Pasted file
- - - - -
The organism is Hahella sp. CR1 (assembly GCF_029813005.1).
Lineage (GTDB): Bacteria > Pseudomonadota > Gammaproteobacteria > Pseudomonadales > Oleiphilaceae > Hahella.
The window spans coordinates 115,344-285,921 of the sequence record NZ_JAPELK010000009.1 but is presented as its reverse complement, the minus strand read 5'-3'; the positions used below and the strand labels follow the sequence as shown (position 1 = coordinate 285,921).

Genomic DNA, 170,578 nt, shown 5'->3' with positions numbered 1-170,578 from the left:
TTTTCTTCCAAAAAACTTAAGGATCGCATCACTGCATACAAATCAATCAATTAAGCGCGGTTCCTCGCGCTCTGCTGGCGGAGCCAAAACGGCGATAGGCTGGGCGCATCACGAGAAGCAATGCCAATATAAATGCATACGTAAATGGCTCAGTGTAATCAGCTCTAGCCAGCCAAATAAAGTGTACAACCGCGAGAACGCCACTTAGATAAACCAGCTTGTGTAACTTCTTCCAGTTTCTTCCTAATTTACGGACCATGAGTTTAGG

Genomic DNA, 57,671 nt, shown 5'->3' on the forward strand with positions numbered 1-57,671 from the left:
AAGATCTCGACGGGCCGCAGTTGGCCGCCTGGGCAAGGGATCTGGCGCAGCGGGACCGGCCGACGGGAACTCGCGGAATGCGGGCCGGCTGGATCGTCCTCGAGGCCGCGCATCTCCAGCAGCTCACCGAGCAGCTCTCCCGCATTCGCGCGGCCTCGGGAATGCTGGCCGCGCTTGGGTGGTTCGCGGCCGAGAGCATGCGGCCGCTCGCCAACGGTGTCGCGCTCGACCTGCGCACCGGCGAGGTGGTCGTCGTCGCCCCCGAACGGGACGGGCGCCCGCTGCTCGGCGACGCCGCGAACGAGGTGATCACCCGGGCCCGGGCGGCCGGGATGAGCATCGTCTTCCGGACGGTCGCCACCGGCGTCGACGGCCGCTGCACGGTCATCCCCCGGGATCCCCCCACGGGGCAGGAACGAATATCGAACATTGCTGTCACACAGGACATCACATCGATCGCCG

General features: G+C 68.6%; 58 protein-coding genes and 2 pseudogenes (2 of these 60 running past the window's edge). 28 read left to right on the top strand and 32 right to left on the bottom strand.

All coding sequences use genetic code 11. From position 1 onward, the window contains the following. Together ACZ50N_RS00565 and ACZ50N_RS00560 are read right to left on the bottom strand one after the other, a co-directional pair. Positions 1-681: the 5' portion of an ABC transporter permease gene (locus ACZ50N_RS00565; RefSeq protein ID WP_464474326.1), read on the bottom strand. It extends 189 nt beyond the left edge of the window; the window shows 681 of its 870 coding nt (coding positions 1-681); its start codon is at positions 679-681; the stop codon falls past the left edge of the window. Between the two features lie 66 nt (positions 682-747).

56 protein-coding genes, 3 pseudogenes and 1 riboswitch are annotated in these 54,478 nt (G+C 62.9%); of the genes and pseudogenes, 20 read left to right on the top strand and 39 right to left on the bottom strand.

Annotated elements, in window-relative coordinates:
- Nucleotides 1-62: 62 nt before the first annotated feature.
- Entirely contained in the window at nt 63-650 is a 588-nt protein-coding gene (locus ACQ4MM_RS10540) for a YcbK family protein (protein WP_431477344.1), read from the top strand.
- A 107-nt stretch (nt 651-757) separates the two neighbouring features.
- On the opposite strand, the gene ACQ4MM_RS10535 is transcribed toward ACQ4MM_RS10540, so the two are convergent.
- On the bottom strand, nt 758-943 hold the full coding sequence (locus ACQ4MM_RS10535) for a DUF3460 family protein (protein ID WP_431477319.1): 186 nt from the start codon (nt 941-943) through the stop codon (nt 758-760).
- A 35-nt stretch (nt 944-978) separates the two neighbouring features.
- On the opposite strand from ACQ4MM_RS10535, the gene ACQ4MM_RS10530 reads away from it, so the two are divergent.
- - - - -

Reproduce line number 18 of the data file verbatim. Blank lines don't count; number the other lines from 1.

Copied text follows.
- On the opposite strand from ACQ4MM_RS10535, the gene ACQ4MM_RS10530 reads away from it, so the two are divergent.